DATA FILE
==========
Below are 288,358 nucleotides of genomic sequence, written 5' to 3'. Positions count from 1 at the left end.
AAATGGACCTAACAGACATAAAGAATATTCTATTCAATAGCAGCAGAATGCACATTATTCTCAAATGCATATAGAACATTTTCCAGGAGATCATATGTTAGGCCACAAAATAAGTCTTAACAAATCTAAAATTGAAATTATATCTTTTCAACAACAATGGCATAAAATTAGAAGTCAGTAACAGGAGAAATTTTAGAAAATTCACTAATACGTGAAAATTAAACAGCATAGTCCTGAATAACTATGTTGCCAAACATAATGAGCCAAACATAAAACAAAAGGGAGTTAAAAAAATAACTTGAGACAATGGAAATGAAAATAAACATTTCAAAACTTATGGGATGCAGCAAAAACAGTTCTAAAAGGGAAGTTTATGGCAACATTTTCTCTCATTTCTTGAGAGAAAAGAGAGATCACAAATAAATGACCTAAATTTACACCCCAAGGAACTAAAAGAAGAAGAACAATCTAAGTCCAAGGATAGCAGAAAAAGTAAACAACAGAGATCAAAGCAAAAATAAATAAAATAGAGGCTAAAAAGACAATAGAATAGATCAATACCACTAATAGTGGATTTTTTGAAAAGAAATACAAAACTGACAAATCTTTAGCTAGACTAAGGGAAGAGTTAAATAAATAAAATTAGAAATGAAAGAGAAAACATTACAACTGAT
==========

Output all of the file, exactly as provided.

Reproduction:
Below are 288,358 nucleotides of genomic sequence, written 5' to 3'. Positions count from 1 at the left end.
AAATGGACCTAACAGACATAAAGAATATTCTATTCAATAGCAGCAGAATGCACATTATTCTCAAATGCATATAGAACATTTTCCAGGAGATCATATGTTAGGCCACAAAATAAGTCTTAACAAATCTAAAATTGAAATTATATCTTTTCAACAACAATGGCATAAAATTAGAAGTCAGTAACAGGAGAAATTTTAGAAAATTCACTAATACGTGAAAATTAAACAGCATAGTCCTGAATAACTATGTTGCCAAACATAATGAGCCAAACATAAAACAAAAGGGAGTTAAAAAAATAACTTGAGACAATGGAAATGAAAATAAACATTTCAAAACTTATGGGATGCAGCAAAAACAGTTCTAAAAGGGAAGTTTATGGCAACATTTTCTCTCATTTCTTGAGAGAAAAGAGAGATCACAAATAAATGACCTAAATTTACACCCCAAGGAACTAAAAGAAGAAGAACAATCTAAGTCCAAGGATAGCAGAAAAAGTAAACAACAGAGATCAAAGCAAAAATAAATAAAATAGAGGCTAAAAAGACAATAGAATAGATCAATACCACTAATAGTGGATTTTTTGAAAAGAAATACAAAACTGACAAATCTTTAGCTAGACTAAGGGAAGAGTTAAATAAATAAAATTAGAAATGAAAGAGAAAACATTACAACTGAT